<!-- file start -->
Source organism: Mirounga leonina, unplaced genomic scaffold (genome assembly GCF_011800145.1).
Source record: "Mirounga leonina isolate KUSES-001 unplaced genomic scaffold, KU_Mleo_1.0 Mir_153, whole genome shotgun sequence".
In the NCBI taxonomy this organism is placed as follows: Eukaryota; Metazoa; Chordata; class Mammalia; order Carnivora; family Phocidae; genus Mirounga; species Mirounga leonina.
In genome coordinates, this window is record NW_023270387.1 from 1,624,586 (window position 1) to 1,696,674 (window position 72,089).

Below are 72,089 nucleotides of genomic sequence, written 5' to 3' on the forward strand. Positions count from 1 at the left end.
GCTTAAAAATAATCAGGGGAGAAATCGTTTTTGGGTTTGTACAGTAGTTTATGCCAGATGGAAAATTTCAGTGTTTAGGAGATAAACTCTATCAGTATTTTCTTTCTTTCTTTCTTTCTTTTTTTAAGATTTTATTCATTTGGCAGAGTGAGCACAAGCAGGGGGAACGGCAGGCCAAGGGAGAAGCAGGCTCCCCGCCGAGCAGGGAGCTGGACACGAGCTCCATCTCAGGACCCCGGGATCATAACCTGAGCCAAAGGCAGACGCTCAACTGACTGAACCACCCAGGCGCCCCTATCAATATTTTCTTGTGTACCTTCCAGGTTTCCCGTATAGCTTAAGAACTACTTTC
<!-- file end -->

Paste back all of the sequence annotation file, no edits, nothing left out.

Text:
Source organism: Mirounga leonina, unplaced genomic scaffold (genome assembly GCF_011800145.1).
Source record: "Mirounga leonina isolate KUSES-001 unplaced genomic scaffold, KU_Mleo_1.0 Mir_153, whole genome shotgun sequence".
In the NCBI taxonomy this organism is placed as follows: Eukaryota; Metazoa; Chordata; class Mammalia; order Carnivora; family Phocidae; genus Mirounga; species Mirounga leonina.
In genome coordinates, this window is record NW_023270387.1 from 1,624,586 (window position 1) to 1,696,674 (window position 72,089).

Below are 72,089 nucleotides of genomic sequence, written 5' to 3' on the forward strand. Positions count from 1 at the left end.
GCTTAAAAATAATCAGGGGAGAAATCGTTTTTGGGTTTGTACAGTAGTTTATGCCAGATGGAAAATTTCAGTGTTTAGGAGATAAACTCTATCAGTATTTTCTTTCTTTCTTTCTTTCTTTTTTTAAGATTTTATTCATTTGGCAGAGTGAGCACAAGCAGGGGGAACGGCAGGCCAAGGGAGAAGCAGGCTCCCCGCCGAGCAGGGAGCTGGACACGAGCTCCATCTCAGGACCCCGGGATCATAACCTGAGCCAAAGGCAGACGCTCAACTGACTGAACCACCCAGGCGCCCCTATCAATATTTTCTTGTGTACCTTCCAGGTTTCCCGTATAGCTTAAGAACTACTTTC